By Mike McKibbin / NewsBreak Denver / Dec. 28, 2022
[CASTLE ROCK, COLO.] — Local cancer treatment for the estimated 600 Castle Rock residents diagnosed with the deadly disease each year could be available next year.
The town council last week approved an economic development assistance agreement with Centura Castle Rock Adventist Hospital.
Centura requested a permit and fee rebate of $367,182 in already-paid town use taxes. The money will help Centura secure $14 million from Centura and private donors.
Centura is building a new 70,000-square-foot, three-story medical facility at 2360 Meadows Blvd. The first floor would have an ambulatory surgery center, the second floor an orthopedics and therapy center. The basement and third floor would feature medical oncology services.
Frank Gray, CEO of the Castle Rock Economic Development Council, told the town council the project would help the town's largest private employer add more well-paying jobs and help lure other development projects. Centura employs over 600 people.
Centura growing in Castle Rock
The current medical campus was built in 2013 and included a 90-bed acute care hospital and level three trauma center. The campus added a 60,000-square-foot medical office building that year and another 60,000-square-foot office building in 2016.
Marcus Notheisen, Castle Rock Economic Development Council vice-president, said the project could provide 200 employees with average annual salaries of $108,000.
Notheisen noted a cancer patient receives four weeks of radiation treatment five days a week, eight weeks of chemotherapy two days a week and makes six months of weekly visits to an oncologist.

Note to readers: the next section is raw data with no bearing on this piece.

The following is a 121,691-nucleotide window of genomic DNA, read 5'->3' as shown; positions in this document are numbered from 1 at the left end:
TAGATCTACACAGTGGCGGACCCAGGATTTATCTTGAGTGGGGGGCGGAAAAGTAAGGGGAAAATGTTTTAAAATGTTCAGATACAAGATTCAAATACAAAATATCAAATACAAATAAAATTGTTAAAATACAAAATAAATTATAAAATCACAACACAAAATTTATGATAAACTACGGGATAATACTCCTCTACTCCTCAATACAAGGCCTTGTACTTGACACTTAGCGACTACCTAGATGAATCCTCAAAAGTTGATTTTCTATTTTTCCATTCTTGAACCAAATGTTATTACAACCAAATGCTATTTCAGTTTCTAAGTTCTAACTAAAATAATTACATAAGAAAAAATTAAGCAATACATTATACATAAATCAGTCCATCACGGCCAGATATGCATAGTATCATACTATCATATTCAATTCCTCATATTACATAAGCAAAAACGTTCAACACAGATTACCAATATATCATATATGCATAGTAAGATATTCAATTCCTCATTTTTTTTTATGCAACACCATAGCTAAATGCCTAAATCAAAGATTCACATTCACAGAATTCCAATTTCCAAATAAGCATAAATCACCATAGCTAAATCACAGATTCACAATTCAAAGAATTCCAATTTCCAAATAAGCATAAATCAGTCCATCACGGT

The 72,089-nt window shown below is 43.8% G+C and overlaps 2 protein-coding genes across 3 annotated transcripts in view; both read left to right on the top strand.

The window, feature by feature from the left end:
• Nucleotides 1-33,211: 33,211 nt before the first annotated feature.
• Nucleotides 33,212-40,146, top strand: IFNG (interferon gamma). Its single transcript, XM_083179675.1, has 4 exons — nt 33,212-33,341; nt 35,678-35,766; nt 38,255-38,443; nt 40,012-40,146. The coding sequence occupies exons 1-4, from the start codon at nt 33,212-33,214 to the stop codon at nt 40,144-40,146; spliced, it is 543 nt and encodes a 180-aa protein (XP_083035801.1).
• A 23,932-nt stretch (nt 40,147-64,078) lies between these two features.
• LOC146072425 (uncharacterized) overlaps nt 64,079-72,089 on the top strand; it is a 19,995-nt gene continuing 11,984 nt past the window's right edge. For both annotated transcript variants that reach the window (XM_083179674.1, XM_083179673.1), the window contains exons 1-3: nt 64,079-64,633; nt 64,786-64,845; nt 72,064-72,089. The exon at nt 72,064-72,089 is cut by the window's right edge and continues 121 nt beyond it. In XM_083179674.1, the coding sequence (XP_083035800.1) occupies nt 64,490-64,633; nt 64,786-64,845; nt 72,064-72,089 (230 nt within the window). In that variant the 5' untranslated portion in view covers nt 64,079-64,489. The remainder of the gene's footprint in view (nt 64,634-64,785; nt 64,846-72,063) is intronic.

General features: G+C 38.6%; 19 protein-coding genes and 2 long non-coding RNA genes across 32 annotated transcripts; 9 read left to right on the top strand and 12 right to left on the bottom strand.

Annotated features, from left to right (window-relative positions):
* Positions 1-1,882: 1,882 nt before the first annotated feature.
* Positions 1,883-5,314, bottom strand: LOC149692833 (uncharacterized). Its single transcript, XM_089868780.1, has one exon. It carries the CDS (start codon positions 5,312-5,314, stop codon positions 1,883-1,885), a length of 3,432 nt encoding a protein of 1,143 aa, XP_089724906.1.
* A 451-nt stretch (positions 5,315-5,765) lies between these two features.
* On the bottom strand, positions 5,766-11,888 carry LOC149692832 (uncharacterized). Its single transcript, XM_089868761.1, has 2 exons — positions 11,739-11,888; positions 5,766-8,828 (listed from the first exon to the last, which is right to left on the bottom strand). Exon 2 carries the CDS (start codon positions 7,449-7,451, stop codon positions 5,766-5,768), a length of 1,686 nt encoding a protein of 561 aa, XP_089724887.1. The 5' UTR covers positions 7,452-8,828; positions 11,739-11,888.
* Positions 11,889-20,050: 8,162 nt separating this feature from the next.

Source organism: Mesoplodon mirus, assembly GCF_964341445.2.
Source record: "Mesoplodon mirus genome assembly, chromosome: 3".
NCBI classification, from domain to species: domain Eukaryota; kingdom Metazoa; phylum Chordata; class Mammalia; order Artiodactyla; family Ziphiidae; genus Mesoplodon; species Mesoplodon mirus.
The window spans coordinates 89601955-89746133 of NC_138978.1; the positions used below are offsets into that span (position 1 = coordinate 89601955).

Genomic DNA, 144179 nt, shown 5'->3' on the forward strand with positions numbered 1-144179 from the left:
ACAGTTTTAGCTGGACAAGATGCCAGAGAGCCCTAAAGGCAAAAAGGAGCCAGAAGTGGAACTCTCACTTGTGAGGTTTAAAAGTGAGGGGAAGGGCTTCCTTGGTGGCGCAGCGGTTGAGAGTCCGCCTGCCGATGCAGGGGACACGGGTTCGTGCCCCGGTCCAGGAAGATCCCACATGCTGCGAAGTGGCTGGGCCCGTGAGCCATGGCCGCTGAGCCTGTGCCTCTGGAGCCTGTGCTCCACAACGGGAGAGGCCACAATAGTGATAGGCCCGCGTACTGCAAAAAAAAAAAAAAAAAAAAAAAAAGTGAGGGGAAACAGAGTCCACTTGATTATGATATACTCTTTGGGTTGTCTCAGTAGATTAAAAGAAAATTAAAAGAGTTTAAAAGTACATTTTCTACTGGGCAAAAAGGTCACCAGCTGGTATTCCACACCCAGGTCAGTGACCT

"Those patients can expect to spend 50-80 hours of travel time if they have to go outside Castle Rock like they do now," Notheisen said. "Just that alone shows this project will be an asset to the community that is essential."
Town use taxes go into the town's economic development fund. So far, Centura has paid $480,000 in use taxes, and their request is 7% of the medical oncology portion of the project, Notheisen noted. The rebate of the money to Centura is contingent on the completion of the project.
Local cancer care depends on monetary help
"Without support like this, Centura can't build the cancer care, radiation and medical oncology portion of the project," Notheisen said.
Construction of the building is underway, and Gray noted if the cancer care portion is not included, Centura will operate the building as medical office space. The town needs more office space per capita, and the project will provide more room for doctors and other medical providers.
"Existing businesses have to leave town when they need more office space and this could show other developers the need exists and can be met," Gray said.
Town policy allows projects that generate opportunities for economic development and/or provide highly desirable community amenities to seek financial assistance.
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